DERMATOMYOSITIS AND POLYMYOSITIS
Polymyositis and dermatomyositis are two of the idiopathic inﬂammatory myopathies, a group of rare systemic autoinﬂammatory disorders of unknown cause. They are characterized by proximal muscle weakness (most patients present with the subacute onset of weakness and myalgias), increased serum skeletal muscle enzymes, characteristic electromyography abnormalities, and the presence of inﬂammatory cell inﬁltrates in muscle tissue. Patients with dermatomyositis are deﬁned by the additional presence of an exanthem, most commonly a purple discoloration of the eyelids (heliotrope rash) or a symmetric, palpable, erythematous rash over the extensor surfaces of the metacarpophalangeal and proximal interphalangeal joints of the ﬁngers (Gottron papules). Extramuscular organ involvement is common, particularly the skin, joints, and lungs. Pulmonary complications are a major cause of morbidity and mortality. These can be either primarily associated with the underlying autoinﬂammatory disorder or secondary to the muscle weakness. As with all autoimmune disorders, drug-induced disease and infection should always be an early consideration. Myositis speciﬁc ﬁndings include hypoventilation, aspiration pneumonia, and interstitial lung disease (ILD).
Hypoventilation and respiratory failure as a result of respiratory muscle weakness has been thought of as uncommon but has been reported in up to 20% of patients. There is often an associated reduction in the cough reﬂex with resulting basilar atelectasis and the inability to clear airway secretions. Both occur in patients with severe generalized weakness of the inspiratory and expiratory respiratory muscles. Chest imaging reveals small lung volumes, bibasilar inﬁltrates, and elevation of the diaphragm. Pulmonary physiology demonstrates reduced total lung capacity (TLC) with an increased residual volume, reduced forced vital capacity (FVC), and a preserved forced expiratory volume in 1 second (FEV1) and FEV1/FVC ratio. Maximal inspiratory and expiratory pressures are reduced. Aspiration pneumonia is also described in up to 20% of patients and is more common in patients with extensive muscle and skin disease. It is caused by pharyngeal and upper esophageal dysfunction of striated muscle with a loss of the normal swallowing mechanism and regurgitation. Not surprisingly, half of these patients have symptomatic dysphagia.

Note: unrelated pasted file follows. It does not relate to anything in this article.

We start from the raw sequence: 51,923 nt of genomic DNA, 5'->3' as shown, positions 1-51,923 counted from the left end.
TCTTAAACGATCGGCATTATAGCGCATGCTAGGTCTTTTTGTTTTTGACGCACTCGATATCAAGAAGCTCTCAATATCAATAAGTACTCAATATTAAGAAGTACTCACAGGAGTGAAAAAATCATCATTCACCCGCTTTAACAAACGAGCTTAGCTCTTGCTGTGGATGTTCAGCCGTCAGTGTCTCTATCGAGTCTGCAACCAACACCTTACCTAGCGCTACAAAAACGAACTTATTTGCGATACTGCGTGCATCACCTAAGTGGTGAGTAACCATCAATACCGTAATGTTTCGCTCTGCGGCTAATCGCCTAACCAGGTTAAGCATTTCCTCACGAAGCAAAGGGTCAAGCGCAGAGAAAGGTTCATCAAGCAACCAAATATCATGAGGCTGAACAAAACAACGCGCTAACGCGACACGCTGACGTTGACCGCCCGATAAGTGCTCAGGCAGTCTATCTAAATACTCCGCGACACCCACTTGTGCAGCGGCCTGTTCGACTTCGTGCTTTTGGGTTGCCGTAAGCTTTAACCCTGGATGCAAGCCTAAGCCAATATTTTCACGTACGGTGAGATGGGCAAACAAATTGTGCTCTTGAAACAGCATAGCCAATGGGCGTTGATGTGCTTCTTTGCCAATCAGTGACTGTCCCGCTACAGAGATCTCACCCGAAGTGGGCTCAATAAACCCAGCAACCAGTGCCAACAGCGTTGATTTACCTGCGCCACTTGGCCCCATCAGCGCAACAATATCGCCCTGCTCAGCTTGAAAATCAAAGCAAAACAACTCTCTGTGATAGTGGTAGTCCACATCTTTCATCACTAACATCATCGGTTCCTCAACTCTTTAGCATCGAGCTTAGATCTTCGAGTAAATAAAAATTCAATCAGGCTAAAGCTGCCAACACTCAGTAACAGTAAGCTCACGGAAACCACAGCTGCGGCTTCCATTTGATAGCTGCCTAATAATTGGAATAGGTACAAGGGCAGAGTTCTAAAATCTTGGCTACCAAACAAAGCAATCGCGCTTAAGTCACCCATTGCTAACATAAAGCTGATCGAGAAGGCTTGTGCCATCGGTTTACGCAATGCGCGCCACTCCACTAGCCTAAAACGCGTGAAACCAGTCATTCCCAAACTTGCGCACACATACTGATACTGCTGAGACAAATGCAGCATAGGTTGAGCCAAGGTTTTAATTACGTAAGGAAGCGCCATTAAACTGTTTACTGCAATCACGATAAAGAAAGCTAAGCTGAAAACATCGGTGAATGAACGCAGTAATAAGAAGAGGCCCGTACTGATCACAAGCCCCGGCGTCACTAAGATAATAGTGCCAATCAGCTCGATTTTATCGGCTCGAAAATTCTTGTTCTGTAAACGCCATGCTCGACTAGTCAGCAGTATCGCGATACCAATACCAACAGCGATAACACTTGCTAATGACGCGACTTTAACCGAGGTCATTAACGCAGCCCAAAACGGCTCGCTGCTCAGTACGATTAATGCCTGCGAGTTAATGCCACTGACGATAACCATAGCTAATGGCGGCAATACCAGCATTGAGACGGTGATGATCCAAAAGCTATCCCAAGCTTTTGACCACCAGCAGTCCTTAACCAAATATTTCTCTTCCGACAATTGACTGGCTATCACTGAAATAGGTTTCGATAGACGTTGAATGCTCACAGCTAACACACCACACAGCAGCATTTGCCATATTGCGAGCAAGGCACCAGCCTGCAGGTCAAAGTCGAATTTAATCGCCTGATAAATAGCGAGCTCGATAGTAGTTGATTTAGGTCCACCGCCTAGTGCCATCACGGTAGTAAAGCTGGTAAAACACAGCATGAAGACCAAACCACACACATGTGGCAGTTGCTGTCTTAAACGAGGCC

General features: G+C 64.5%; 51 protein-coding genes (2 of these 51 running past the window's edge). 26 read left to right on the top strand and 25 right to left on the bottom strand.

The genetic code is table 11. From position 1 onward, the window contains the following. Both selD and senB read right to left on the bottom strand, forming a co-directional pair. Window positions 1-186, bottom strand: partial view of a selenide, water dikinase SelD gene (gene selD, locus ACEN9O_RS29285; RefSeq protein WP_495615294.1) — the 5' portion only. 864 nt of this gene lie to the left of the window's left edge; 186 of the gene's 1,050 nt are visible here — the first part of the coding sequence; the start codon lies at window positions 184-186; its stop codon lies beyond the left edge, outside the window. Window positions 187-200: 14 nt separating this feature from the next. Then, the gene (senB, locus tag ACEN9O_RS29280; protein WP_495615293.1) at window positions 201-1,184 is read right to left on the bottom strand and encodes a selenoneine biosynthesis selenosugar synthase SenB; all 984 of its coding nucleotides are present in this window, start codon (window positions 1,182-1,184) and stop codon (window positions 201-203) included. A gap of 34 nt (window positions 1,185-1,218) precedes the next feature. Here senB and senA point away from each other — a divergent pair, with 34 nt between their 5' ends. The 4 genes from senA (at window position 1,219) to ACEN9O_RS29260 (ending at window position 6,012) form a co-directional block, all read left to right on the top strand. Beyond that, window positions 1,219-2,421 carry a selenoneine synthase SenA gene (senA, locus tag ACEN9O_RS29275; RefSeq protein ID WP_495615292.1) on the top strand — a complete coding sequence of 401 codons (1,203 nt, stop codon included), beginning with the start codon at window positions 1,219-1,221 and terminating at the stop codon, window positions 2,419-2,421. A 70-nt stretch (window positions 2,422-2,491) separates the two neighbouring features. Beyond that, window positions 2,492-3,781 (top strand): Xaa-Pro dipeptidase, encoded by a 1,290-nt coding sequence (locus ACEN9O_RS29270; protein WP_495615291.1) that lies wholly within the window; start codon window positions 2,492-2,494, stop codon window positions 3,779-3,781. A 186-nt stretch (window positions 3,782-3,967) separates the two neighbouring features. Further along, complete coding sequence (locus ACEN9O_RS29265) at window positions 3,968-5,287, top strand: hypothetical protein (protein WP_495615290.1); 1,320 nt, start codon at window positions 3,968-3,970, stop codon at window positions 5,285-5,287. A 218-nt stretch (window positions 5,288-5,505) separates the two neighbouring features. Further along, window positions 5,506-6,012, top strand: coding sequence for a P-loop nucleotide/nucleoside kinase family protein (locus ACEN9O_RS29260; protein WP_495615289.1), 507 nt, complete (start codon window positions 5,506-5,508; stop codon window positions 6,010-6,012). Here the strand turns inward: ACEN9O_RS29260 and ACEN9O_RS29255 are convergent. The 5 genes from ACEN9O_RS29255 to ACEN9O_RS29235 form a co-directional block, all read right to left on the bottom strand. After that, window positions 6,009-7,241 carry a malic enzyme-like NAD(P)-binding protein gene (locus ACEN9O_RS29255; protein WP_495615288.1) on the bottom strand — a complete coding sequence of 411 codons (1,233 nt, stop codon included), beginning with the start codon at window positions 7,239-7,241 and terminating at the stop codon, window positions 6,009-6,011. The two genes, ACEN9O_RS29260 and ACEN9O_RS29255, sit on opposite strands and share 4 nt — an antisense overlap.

ILD has been reported in up to two-thirds of patients, depending on patient selection and the chosen diagnostic methods, and not all patients with identiﬁed abnormalities are symptomatic. Antisynthetase antibodies are found in most patients, and the presence of positive antiaminoacyl tRNA synthetase antibodies, of which the antihistidyl tRNA synthetase antibody (anti-Jo-1) is the most common, is frequently found. Similar to the other autoimmune disorders, the ILD may precede, appear simultaneously, or develop after the onset the muscle disease. Its presentation may be acute, chronic, and progressive or asymptomatic with only chest imaging abnormalities. Cough and dyspnea are the typical presenting symptoms. A restrictive ventilatory impairment with decreased TLC, functional residual capacity, residual volume, FEV1, and FVC and reduced DLCO (diffusing capacity for carbon monoxide) are generally seen. Chest imaging with high-resolution computed tomography (HRCT) is the most sensitive test for the detection of ILD and provides a description of the pattern and extent of the disease. The chest imaging patterns are identical to those found in idiopathic interstitial pneumonias with nonspeciﬁc interstitial pneumonia and organizing pneumonia patterns the most common. The natural history of ILD in myositis is not well understood but is considered to be a major risk factor for premature death. The pulmonary abnormalities associated with antisynthetase antibodies appear to show a clinically relevant response to immunosuppressive therapy.